Paul says that, in reality, it doesn’t get any better than this. Because it’s in our weakness that we discover our true strength — Jesus! Jesus is titanium strong and diamond tough. And it’s his power resting on us that makes us titanium strong and diamond tough.

“But he said to me, ‘My grace is sufficient for you, for my power is made perfect in weakness.’ Therefore I will boast all the more gladly about my weaknesses, so that Christ’s power may rest on me. That is why, for Christ’s sake, I delight in weaknesses, in insults, in hardships, in persecutions, in difficulties. For when I am weak, then I am strong” (2 Corinthians 12:9-10, NIV).

Lord Jesus, I have many weaknesses. Please forgive me for my sins. Be my strength. Let your power rest on me. I want to boast with Paul that though I am weak, in you I am strong.

Our Bible reading for Friday, September 11, is Isaiah 27:1 – 28:29, 2 Corinthians 12:1-10 and Psalm 106:40-48.

Header image based on "Diamond Paperweight 8-24-09 3" by Steven Depolo, CC By 2.0

Incomparable God, Incomparable Grace

Anger is a tricky emotion. It can come out as a loud, violent and destructive explosion. But it can also simmer underneath the surface, quietly, almost unnoticeably.

When that happens, it’s not unusual for the anger to simmer for a long time. Bitterness kicks in. A deep-seated grudge develops. Like soup left to simmer for way too long, the relationship that is impacted by the grudge slowly but surely begins to dry up and evaporate, leaving behind only a hardened crust of the former relationship.

With both Israel and Judah doing the kinds of things that make God angry, it wouldn’t have been surprising had God decided to forsake them forever. It wouldn’t have been a shock if the LORD had decided to hold a grudge against them.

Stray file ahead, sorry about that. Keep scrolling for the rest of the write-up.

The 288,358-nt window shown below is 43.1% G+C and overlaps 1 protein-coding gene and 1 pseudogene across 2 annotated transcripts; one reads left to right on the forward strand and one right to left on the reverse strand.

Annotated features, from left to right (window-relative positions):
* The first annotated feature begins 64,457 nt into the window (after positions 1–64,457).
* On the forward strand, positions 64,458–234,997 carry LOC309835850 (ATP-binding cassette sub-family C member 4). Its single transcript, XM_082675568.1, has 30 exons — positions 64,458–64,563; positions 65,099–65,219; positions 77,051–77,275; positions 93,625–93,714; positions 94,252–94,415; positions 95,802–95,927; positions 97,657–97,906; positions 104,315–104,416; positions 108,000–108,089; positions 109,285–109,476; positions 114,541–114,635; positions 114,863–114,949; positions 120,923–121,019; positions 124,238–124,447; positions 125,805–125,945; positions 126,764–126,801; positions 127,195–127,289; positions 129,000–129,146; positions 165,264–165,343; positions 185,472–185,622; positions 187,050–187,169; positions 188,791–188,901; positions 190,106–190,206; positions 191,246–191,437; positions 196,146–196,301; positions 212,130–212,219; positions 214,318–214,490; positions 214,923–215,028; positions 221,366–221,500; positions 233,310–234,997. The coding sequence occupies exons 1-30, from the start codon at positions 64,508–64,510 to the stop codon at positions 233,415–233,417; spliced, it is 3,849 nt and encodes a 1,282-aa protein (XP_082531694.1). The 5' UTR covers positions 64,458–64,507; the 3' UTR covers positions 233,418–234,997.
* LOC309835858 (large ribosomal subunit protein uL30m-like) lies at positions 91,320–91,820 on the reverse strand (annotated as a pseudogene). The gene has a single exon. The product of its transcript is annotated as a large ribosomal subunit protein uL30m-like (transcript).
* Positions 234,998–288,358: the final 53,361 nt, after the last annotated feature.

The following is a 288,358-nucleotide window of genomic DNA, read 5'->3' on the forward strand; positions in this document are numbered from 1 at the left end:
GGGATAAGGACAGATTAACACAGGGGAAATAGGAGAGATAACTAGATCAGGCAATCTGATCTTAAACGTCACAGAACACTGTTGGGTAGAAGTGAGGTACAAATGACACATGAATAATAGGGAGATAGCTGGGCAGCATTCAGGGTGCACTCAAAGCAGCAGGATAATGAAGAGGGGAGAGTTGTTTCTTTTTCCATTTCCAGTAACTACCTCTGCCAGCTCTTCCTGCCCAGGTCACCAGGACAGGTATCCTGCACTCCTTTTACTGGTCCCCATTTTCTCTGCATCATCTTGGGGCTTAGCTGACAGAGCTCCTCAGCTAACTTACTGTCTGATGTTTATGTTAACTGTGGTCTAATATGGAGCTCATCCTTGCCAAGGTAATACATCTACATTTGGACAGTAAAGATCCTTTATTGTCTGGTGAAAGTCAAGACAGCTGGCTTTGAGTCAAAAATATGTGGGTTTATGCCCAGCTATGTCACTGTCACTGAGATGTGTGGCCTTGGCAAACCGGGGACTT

But it’s not in God’s character to nurse a grudge. And that makes him like no other. Because by his very nature, he is forgiving. He does not stay angry. His specialty is mercy and pardon. The thing that absolutely switches God on, that energizes him, is taking our sins and crushing them into dust and then throwing that dust into the deepest part of the ocean.

Our God — because of his grace — is incomparable.

Do you want to stand out in a crowd? You couldn’t pick a better way than to reflect the gracious character of God! And the way to do that is to pray and ask for God’s help and strength to make good choices about your anger.

With the Spirit’s help, choose not to nurse grudges any longer. Select forgiveness and mercy over wrath and justice. Let the thing that energizes you be the joy you get when you forgive someone who has hurt you — perhaps even hurt you deeply. Make showing compassion your daily pursuit.

And as you walk with Jesus Christ, realize that you need to wear steel-toed boots. Because part of the path involves treading sins underfoot and hurling iniquities into the depths of the sea.